continued That benevolent spirit is typical for Wachter, who started his business shortly after the passing of his partner’s mom.
“I was working in a restaurant, and I had a work accident the day after Christmas,” Wachter said. “At that time, Jeff’s mom was battling pancreatic cancer. She died on Mother’s Day. We had a memorial for her, and I made cookies. The first cookie I made, it’s called the Original Sweet Jimmy. It’s got walnuts, oatmeal, cinnamon chips, peanut butter chips and chocolate chips. I made those and I had them out on the table. Jeff’s boss was there, and she came up to me, and she said, ‘Oh, my gosh, you need to market these. You need to sell these cookies.’ So all these ideas started going around in my head. ‘Can I really sell these?’ And I went right to it.”
Ameele’s mother had nicknamed Wachter “Sweet Jimmy,” and it seemed like the perfect name for the business, as well as a tribute to the woman both men had loved. Wachter said business has been steady ever since.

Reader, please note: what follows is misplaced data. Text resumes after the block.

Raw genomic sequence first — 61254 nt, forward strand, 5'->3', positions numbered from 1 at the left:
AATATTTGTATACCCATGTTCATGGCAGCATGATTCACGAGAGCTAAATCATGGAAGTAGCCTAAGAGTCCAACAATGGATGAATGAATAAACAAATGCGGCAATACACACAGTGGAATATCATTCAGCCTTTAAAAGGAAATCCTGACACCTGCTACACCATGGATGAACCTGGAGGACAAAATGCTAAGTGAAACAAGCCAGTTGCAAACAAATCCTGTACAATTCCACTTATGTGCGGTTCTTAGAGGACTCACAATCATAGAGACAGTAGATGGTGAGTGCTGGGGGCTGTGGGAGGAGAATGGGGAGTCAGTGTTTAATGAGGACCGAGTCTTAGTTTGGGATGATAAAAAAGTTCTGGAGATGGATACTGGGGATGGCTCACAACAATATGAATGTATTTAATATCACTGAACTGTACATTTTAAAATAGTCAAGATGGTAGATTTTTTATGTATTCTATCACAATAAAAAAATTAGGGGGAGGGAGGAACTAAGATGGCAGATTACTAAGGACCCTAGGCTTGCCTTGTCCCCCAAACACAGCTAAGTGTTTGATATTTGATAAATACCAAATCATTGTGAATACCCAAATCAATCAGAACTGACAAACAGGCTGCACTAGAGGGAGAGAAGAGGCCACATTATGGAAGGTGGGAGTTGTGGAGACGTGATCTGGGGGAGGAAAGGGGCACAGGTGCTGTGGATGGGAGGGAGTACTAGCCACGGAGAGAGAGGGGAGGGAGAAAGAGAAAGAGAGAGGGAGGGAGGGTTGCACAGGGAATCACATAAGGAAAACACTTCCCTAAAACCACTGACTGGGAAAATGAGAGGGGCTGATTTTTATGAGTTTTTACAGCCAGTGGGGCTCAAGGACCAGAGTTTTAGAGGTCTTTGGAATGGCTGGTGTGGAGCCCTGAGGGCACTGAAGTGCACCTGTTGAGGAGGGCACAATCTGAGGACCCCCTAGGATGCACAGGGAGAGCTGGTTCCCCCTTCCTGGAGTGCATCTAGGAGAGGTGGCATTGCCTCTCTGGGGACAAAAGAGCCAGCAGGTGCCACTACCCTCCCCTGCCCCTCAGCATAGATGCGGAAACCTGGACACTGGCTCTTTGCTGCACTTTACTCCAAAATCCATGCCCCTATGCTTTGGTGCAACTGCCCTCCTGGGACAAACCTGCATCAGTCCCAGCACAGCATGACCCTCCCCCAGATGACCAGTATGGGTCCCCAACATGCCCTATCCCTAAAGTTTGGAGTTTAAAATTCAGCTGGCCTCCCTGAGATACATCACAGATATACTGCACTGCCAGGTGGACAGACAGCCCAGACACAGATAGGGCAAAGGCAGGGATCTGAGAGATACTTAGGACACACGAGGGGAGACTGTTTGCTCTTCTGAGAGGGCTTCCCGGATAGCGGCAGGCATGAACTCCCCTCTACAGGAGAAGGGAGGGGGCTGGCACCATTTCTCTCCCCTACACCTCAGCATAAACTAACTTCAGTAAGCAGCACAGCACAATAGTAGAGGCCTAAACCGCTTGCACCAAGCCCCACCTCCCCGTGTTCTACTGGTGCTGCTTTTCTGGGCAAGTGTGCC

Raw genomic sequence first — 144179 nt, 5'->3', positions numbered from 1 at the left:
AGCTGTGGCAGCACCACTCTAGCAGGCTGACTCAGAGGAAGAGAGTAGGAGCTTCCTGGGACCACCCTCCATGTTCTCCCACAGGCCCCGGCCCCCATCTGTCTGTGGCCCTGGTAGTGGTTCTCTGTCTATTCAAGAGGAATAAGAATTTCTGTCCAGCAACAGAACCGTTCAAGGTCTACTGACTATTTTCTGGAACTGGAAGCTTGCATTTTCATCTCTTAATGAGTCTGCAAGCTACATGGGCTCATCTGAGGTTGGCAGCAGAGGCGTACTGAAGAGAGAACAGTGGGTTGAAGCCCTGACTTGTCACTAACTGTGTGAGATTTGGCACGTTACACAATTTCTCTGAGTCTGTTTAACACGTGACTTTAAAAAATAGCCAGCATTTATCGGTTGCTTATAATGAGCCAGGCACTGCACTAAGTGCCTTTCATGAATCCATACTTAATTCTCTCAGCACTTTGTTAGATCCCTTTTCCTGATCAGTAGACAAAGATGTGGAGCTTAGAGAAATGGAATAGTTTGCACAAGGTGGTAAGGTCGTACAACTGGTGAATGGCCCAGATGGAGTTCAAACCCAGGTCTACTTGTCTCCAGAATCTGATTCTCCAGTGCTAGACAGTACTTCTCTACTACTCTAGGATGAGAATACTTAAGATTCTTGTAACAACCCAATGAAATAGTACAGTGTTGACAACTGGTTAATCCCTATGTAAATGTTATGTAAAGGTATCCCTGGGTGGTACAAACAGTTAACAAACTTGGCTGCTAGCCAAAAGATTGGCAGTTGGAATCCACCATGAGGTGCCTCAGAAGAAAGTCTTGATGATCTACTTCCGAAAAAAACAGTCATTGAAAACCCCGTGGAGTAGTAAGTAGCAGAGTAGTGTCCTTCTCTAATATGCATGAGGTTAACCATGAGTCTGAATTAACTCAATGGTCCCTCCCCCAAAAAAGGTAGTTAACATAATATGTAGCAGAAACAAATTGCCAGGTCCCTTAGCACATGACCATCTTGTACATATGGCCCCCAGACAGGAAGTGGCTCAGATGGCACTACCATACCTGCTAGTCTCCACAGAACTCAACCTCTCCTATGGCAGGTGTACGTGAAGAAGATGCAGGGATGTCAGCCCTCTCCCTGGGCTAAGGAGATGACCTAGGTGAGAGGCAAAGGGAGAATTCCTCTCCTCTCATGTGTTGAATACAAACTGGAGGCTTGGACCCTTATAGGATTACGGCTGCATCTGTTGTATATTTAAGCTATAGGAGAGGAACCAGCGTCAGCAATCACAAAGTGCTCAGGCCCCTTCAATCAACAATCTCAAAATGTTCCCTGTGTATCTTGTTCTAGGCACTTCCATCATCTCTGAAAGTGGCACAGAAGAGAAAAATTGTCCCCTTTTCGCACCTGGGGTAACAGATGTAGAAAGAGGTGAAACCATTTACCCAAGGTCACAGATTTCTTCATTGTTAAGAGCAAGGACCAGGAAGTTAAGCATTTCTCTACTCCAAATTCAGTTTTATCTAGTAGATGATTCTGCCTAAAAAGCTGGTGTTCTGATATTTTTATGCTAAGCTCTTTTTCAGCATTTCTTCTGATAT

“In general, I think I’m doing really well,” he said. “And I’m the happiest I’ve ever been in my life. To think that people actually pay for my cookies? People want to buy the T-shirt. You mean you want a picture of me on your chest? I get these warm feelings inside when people tell me that they really like my cookies.”
It helps that he’s been baking his whole life.
“I just think it’s in my blood,” Wachter said. “I’ve been baking for many years. I’m from an Italian family. I have a German last name, but the Italians kind of took me under their wing when I was younger. [I always baked with] my grandmother and my mom.”